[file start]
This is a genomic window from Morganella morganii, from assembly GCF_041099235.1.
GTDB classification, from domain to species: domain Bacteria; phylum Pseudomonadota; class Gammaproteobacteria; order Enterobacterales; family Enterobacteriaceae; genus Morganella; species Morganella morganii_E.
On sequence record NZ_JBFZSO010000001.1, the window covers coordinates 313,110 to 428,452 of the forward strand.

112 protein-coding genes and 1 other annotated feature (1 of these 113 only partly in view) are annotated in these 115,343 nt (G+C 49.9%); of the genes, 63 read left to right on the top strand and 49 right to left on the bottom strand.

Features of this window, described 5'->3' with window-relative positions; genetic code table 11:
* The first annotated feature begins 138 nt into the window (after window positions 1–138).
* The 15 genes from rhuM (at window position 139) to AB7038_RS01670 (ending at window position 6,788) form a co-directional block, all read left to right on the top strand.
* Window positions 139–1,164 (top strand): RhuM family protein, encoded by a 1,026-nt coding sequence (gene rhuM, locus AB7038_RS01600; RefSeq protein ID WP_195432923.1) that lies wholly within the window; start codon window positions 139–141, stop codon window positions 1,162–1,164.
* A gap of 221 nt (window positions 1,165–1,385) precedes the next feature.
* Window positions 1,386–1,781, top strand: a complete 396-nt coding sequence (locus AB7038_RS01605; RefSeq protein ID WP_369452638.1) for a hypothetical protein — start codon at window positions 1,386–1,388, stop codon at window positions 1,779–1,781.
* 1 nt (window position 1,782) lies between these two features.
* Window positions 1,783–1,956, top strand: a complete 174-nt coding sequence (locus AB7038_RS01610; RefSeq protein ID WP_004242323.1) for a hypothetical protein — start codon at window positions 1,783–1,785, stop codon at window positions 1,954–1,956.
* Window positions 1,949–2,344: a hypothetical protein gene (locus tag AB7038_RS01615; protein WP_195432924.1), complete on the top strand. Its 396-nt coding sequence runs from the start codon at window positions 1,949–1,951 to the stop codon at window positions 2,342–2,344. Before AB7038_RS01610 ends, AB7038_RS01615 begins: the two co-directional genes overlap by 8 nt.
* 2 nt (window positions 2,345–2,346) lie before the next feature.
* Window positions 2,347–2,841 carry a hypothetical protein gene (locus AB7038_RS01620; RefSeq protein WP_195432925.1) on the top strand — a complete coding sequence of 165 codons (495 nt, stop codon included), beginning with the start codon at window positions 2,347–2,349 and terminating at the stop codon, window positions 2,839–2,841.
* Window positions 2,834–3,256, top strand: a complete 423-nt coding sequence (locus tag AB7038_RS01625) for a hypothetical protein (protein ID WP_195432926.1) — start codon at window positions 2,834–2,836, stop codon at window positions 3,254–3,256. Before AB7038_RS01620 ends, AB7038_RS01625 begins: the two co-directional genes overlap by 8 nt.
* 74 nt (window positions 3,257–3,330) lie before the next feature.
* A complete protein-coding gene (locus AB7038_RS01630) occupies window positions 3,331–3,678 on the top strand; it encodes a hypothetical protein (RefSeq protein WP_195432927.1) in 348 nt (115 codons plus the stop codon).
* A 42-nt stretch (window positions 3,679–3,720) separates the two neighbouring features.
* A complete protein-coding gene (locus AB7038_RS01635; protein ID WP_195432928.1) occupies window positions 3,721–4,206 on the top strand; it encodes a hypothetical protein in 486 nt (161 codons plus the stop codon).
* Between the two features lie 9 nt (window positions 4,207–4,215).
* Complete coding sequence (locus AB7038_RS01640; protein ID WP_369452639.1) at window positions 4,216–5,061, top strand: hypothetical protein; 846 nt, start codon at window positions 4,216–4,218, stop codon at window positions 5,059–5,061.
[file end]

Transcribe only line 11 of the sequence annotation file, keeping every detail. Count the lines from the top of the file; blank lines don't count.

* 1 nt (window position 1,782) lies between these two features.